Maudsley Hospital


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The Maudsley hospital was first properly opened in 1915 when an act of parliament had to be obtained so they could accept voluntary patients. The hospital was named after Henry Maudsley, who had a keen interest in Psychiatry and research: his donation of £40,000 meant the hospital could be fully developed.
Initially due to the First World War the hospital was a war hospital, treating those from the military. This was especially important due to the influx of ‘shell-shock’ cases during the inter-war period. During the Second World War the hospital was relocated in two places due to the threat of bombing.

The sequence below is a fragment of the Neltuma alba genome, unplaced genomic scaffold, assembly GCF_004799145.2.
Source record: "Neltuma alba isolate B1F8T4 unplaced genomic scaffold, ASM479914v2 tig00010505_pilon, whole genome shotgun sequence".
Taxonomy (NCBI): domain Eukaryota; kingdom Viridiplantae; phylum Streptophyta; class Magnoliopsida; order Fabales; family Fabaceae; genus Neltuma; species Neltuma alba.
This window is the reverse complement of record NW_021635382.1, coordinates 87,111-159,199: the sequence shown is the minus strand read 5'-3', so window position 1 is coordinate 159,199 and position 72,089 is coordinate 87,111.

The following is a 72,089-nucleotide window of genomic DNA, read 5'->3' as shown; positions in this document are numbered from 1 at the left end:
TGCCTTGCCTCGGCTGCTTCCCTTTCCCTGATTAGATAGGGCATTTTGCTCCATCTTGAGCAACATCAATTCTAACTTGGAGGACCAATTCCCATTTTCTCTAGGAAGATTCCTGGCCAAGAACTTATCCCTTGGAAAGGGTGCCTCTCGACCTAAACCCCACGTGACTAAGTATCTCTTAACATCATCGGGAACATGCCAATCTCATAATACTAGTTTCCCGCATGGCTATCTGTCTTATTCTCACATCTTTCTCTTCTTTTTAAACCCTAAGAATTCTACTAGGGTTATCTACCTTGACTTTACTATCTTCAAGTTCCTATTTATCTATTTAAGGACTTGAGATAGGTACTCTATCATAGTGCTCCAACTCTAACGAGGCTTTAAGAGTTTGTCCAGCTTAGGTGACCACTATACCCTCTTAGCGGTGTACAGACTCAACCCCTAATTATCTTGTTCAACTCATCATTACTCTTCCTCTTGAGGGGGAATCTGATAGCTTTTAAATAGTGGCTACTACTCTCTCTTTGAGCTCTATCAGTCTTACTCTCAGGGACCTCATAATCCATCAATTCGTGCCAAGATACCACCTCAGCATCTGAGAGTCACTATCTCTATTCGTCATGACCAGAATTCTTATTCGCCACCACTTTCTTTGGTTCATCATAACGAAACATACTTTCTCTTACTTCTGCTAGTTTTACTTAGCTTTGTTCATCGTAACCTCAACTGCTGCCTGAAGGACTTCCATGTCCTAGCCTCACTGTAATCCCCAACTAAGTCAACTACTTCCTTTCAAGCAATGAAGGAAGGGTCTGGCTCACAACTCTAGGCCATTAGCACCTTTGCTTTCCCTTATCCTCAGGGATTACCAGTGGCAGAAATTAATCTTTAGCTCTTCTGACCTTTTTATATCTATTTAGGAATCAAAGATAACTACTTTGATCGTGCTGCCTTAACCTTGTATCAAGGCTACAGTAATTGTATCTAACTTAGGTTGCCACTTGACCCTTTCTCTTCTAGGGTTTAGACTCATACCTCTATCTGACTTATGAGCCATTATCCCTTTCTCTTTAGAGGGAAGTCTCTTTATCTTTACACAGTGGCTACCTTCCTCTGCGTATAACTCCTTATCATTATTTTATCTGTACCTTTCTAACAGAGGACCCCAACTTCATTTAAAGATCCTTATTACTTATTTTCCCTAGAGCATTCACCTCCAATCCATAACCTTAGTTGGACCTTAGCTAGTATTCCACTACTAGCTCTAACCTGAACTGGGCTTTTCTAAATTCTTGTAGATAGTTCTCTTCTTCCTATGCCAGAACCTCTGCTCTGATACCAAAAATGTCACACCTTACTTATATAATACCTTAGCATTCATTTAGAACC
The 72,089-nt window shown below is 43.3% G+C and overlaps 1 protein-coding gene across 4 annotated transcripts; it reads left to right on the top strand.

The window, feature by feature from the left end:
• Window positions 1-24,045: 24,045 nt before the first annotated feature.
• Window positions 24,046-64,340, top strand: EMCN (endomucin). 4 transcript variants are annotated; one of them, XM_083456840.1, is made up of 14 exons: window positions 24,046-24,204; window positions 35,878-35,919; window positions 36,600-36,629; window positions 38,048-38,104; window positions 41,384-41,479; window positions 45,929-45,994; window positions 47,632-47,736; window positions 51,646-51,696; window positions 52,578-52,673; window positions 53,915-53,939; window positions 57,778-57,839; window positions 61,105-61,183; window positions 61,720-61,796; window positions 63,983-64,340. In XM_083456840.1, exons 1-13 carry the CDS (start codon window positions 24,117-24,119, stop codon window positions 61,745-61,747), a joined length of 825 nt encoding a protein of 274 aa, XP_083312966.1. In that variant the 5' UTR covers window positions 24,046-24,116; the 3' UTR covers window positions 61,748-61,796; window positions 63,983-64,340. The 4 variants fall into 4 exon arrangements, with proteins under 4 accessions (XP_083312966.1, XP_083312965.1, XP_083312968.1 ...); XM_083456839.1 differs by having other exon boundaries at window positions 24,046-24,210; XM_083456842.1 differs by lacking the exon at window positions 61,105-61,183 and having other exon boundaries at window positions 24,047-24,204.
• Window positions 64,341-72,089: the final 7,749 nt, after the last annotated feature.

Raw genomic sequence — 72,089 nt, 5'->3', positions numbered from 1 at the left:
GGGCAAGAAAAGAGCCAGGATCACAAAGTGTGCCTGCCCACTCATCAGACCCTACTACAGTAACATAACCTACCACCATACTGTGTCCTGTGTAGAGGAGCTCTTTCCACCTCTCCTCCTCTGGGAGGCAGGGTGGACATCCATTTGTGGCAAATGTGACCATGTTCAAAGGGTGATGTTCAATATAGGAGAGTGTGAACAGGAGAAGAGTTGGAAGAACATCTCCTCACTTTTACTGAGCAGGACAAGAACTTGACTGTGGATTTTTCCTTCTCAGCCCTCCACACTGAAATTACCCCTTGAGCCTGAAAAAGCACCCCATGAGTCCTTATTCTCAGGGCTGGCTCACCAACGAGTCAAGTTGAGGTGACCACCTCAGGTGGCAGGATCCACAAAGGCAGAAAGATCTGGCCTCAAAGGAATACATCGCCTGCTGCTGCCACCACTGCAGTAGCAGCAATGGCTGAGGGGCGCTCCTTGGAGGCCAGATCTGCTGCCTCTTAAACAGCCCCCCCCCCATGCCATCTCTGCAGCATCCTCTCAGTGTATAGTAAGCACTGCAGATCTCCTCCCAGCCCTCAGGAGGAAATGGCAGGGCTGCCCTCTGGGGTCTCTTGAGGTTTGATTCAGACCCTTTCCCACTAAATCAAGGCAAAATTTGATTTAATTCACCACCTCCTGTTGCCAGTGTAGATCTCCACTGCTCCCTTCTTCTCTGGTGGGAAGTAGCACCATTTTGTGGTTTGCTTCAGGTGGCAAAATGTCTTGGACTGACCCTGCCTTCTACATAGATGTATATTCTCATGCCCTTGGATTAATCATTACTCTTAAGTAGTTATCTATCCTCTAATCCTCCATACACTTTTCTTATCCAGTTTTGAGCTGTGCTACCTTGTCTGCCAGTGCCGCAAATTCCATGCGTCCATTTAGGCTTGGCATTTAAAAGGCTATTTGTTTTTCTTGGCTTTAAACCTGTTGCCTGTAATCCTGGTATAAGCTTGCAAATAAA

In 1928 a Child Guidance Clinic was established and later in 1947 the Children’s department was developed. The hospital also became the centre for the Institute of Psychiatry.
The Maudsley has in some ways been the seat of experimental and some argue, objective Psychology in Britain. Famously, as head of Psychology there Hans Eysenck continued to attempt to improve the objectivity of Psychology and use experimental methods. It was from the Maudsley that Hans Eysenck rejected projective methods and began his critique of the Rorschach. In turn Eysenck’s work and ethics has too been questioned but that has not shaken the major contributions of the Maudsley hospital itself. The Maudsley is now a part of Kings College and continues to promote research and teaching in Psychiatry and Psychology.